Reflection and Resistance: James Baldwin and Cinema

September 14–November 16, 2017

This series explores James Baldwin’s encounter with cinema and his contributions to American intellectual life.

  • James Baldwin: The Price of the Ticket

  • I Am Not Your Negro

  • The Defiant Ones

  • Upcoming
    Films
  • Past
    Films
  • Past
    Events

Past Films

  • Tongues Untied

    • Thursday, November 16 7 PM
    Marlon Riggs
    United States, 1989

    “Black men loving black men is the revolutionary act,” Marlon Riggs asserts with his experimental, poetic, erotic, fiercely proud, and highly influential personal documentary. With Richard O. Moore’s 1963 record of James Baldwin’s visit to San Francisco, Take This Hammer

    Introduction by Damon Young

  • The Nine Muses

    • Thursday, November 9 7 PM
    John Akomfrah
    United Kingdom, 2011

    John Akomfrah uses Homer’s Odyssey as a point of departure for this cinematic exploration of migration, exile, alienation, and the definition of home, with the experiences of Caribbean and African migrants in the 1950s as its base.

    Introduction by Stephen Best

  • I Am Not Your Negro

    • Thursday, September 14 7 PM
    • Sunday, September 17 1:30 PM
    • Friday, October 13 4 PM
    Raoul Peck
    United States, France, Belgium, Switzerland, 2016

    Raoul Peck’s acclaimed documentary is an invigorating look at the great writer James Baldwin, and at the fight for civil rights both in the past and now. “An act of provocation and prophecy” (Village Voice).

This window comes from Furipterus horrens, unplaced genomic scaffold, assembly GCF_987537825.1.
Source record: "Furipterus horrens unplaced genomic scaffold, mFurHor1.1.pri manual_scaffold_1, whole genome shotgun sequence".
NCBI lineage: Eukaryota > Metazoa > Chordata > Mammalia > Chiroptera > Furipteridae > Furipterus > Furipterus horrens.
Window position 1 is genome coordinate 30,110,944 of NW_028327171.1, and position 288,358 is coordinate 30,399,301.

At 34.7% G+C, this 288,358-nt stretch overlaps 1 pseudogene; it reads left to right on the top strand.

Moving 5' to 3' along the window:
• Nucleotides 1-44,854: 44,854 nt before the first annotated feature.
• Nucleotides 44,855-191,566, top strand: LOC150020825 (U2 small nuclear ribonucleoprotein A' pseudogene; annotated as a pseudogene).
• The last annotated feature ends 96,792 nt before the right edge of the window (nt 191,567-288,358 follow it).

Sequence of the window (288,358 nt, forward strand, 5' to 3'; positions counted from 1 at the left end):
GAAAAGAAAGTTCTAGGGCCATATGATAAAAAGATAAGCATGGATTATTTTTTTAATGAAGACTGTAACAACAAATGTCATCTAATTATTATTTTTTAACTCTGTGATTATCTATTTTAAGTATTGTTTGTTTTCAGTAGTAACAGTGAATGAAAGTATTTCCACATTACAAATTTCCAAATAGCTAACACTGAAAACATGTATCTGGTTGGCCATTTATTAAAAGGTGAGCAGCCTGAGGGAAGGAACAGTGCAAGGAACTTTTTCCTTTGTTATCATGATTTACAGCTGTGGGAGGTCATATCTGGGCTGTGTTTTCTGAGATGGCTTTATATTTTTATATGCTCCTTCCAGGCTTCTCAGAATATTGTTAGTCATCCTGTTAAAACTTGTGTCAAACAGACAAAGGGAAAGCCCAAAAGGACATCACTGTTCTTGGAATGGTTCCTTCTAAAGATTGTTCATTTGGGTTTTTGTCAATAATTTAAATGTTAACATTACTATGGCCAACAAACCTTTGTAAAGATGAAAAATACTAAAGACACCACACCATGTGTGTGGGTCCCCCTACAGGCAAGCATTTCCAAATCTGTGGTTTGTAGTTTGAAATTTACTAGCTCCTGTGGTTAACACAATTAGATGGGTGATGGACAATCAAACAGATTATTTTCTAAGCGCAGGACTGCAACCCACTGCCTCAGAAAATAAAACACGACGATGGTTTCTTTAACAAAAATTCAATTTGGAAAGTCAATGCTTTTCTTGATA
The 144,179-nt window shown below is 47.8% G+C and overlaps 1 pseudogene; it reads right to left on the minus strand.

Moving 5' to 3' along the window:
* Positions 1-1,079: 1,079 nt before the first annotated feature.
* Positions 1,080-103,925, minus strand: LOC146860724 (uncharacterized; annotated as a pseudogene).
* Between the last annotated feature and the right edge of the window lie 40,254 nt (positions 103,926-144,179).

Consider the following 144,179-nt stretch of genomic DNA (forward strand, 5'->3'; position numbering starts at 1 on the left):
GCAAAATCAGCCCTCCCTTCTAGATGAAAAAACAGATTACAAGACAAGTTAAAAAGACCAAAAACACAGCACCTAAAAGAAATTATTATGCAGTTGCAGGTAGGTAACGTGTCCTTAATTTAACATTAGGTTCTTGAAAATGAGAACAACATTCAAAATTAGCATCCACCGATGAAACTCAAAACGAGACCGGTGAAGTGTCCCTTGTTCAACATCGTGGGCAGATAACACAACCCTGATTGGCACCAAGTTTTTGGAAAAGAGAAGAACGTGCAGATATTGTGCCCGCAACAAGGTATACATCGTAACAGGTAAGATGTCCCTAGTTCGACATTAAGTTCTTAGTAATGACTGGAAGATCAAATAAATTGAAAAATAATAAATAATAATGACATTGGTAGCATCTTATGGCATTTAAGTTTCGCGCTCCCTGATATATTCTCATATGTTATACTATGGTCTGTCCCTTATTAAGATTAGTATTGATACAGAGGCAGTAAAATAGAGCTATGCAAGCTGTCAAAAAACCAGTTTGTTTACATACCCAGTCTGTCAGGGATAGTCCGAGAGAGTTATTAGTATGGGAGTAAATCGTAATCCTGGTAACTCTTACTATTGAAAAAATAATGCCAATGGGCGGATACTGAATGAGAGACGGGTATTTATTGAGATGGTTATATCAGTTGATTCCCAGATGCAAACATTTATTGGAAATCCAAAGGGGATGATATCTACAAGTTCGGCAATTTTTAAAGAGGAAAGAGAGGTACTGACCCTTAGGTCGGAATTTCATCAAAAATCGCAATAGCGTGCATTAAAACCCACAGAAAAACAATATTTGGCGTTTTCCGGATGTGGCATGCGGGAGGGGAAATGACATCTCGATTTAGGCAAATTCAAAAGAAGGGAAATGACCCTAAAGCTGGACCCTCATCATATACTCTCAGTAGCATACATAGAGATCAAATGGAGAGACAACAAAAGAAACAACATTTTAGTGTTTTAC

Introduction by Stephen Best

  • James Baldwin: The Price of the Ticket

    • Thursday, October 5 7 PM
    Karen Thorsen
    United States, 1989

    Digital Restoration

    A who’s-who of the African American culturati—including Maya Angelou, Amiri Baraka, and Ishmael Reed—appear in this documentary tracing Baldwin’s trajectory from Harlem to Europe and across the US. “A haunting, beautifully made biography” (Los Angeles Times).

    Karen Thorsen in Person

  • In This Our Life

    • Thursday, September 28 7 PM
    John Huston
    United States, 1942

    Bette Davis delivers what James Baldwin called a “ruthlessly accurate” portrayal of a spoiled, amoral Southern girl who blames her black chauffeur for a fatal accident in this little-seen social drama from John Huston.

    Introduction by Damon Young

  • The Defiant Ones

    • Thursday, September 21 7 PM
    Stanley Kramer
    United States, 1958

    Nominated for eight Academy Awards and winner of two, Stanley Kramer’s anti-racist “message” film stars Tony Curtis and Sidney Poitier as escaped convicts in the deep South.

    Introduction by Stephen Best